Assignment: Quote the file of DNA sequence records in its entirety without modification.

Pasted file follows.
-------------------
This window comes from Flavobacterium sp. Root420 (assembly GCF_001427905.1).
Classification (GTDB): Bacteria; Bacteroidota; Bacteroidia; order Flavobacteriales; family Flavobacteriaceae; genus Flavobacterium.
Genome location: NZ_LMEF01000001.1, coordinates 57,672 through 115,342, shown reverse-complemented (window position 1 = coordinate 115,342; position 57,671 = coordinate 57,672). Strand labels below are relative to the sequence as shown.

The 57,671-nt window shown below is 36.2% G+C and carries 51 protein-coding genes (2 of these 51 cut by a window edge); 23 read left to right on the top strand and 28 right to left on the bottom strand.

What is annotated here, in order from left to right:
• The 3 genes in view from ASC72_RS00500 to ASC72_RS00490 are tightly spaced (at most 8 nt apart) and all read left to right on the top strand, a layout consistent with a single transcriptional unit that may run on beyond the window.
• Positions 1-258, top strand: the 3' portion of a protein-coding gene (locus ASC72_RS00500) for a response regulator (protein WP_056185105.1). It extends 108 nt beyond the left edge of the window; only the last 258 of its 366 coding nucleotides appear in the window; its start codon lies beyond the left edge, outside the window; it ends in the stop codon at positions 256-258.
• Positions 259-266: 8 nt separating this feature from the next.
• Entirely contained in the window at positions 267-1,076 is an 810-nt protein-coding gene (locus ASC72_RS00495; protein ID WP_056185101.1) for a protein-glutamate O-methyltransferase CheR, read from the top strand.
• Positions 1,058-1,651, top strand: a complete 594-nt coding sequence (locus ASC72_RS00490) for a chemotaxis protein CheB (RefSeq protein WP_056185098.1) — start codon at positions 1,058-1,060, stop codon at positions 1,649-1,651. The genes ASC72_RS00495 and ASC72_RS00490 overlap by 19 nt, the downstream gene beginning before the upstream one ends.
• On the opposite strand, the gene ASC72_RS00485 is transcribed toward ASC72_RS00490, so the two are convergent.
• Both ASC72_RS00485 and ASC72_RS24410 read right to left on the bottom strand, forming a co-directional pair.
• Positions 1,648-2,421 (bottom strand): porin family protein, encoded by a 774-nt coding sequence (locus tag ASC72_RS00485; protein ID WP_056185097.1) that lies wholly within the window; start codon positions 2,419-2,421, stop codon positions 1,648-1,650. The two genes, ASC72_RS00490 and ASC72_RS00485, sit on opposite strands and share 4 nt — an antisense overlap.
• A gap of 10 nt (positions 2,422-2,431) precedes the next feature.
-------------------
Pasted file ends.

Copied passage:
This window comes from Flavobacterium sp. Root420 (assembly GCF_001427905.1).
Classification (GTDB): Bacteria; Bacteroidota; Bacteroidia; order Flavobacteriales; family Flavobacteriaceae; genus Flavobacterium.
Genome location: NZ_LMEF01000001.1, coordinates 57,672 through 115,342, shown reverse-complemented (window position 1 = coordinate 115,342; position 57,671 = coordinate 57,672). Strand labels below are relative to the sequence as shown.

The 57,671-nt window shown below is 36.2% G+C and carries 51 protein-coding genes (2 of these 51 cut by a window edge); 23 read left to right on the top strand and 28 right to left on the bottom strand.

What is annotated here, in order from left to right:
• The 3 genes in view from ASC72_RS00500 to ASC72_RS00490 are tightly spaced (at most 8 nt apart) and all read left to right on the top strand, a layout consistent with a single transcriptional unit that may run on beyond the window.
• Positions 1-258, top strand: the 3' portion of a protein-coding gene (locus ASC72_RS00500) for a response regulator (protein WP_056185105.1). It extends 108 nt beyond the left edge of the window; only the last 258 of its 366 coding nucleotides appear in the window; its start codon lies beyond the left edge, outside the window; it ends in the stop codon at positions 256-258.
• Positions 259-266: 8 nt separating this feature from the next.
• Entirely contained in the window at positions 267-1,076 is an 810-nt protein-coding gene (locus ASC72_RS00495; protein ID WP_056185101.1) for a protein-glutamate O-methyltransferase CheR, read from the top strand.
• Positions 1,058-1,651, top strand: a complete 594-nt coding sequence (locus ASC72_RS00490) for a chemotaxis protein CheB (RefSeq protein WP_056185098.1) — start codon at positions 1,058-1,060, stop codon at positions 1,649-1,651. The genes ASC72_RS00495 and ASC72_RS00490 overlap by 19 nt, the downstream gene beginning before the upstream one ends.
• On the opposite strand, the gene ASC72_RS00485 is transcribed toward ASC72_RS00490, so the two are convergent.
• Both ASC72_RS00485 and ASC72_RS24410 read right to left on the bottom strand, forming a co-directional pair.
• Positions 1,648-2,421 (bottom strand): porin family protein, encoded by a 774-nt coding sequence (locus tag ASC72_RS00485; protein ID WP_056185097.1) that lies wholly within the window; start codon positions 2,419-2,421, stop codon positions 1,648-1,650. The two genes, ASC72_RS00490 and ASC72_RS00485, sit on opposite strands and share 4 nt — an antisense overlap.
• A gap of 10 nt (positions 2,422-2,431) precedes the next feature.